Born and Bread: Swifts, Wheaton Aston
Each month we bring you the art of baking, passed down through generations in another historic British company
Swifts have been baking since 1863 from their base in Wheaton Aston, Staffordshire. Unusually for the time it was a female, Hannah Swift, who first brought the company to fruition – the business was a huge success and she made more money from the bakery than her labourer husband was earning from the land.
Hannah ran the bakery business with the help of her daughter Harriet until Hannah's nephew Tom took over at the age of 19, after serving his bakery apprenticeship at West Bromwich and Stafford.
Tom married and had seven children, one of which was Charles Swift. After working with his father and serving in field bakeries during World War Two, based in Mombasa, East Africa, Charles returned to carry on the baking tradition.
Charles wrote about his experiences in a small booklet, My Wartime Experiences: “There were no freezers in those days, so regular deliveries were essential. At Christmas time the village people would bring their turkeys and geese to me on Christmas Day so that they could be cooked in the bakehouse ovens – they were always cooked to perfection.”
Charles then bought his own bakery in the small village of Gnosall, five miles from Wheaton Aston, and this is where Richard Swift was born.
Richard served his apprenticeship at Gnosall, before attending Birmingham College of Food & Technology and then becoming the bakery manager at Gnosall.
In 1978 he then left his father's business to move to Clee Hill in Shropshire, where the Swift baking tradition continues under Richard’s watchful eye to this day.
Richard says of the move: “That’s always been the story in our family – my father left his dad to set up by himself. I left my father and set up by myself, and my two sons have also come up with new ideas so that they can make their own mark.”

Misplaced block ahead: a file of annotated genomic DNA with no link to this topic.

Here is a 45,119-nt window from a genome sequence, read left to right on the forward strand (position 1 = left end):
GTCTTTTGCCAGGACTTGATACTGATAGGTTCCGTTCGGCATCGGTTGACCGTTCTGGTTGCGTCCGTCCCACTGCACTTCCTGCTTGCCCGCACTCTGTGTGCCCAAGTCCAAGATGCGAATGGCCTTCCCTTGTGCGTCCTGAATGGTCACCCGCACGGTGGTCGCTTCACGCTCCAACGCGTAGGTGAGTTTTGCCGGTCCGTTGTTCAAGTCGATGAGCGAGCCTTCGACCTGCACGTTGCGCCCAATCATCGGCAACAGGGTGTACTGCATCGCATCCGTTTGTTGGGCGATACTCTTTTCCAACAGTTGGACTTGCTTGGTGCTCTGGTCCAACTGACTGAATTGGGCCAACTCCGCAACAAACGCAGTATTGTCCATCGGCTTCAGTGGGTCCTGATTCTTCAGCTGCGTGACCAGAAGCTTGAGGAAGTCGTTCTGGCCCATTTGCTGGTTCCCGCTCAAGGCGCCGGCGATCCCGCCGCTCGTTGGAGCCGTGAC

There are now three generations of Swifts working at the business, following in Hannah’s floury footsteps – Elliot, the sixth generation, has just completed his apprenticeship through the Craft Bakers Association.
Of the family nature of the business John Swift says: “There must be lots of family bakers that have the same thing, but the next generation always think we know best. And sometimes we do, sometimes we don’t – new methods and practices have to be taken on board, but sometimes your father and your grandfather are right, sometimes the old ways are the best ways!”
Last year John starred in the BBC Two programme Victorian Bakers – each episode covered a different moment in history, starting in the 1830s when bread was vital to the survival of the nation and everything was done by hand, through the tough times of the industrial revolution in the 1870s, to the dawn of modern baking at the turn of the century.
Today Swifts runs two bakeries and five shops in the Shropshire area, as well as supplying local hotels, restaurants and pubs. Richard Swift is due to retire this year, at which point John will take over.
1863 – Hannah Swift founds the bakery
1890 – Tom Swift takes over at the age of 19
1928 – Tom’s son Charles and his brother Walter join the family business
1941-1945 – Charles Swift serves in field bakeries in Mombasa, East Africa, in WW2
1978 – Richard Swift moves the business from Staffordshire to Shropshire
2017 – John Swift takes over the family business
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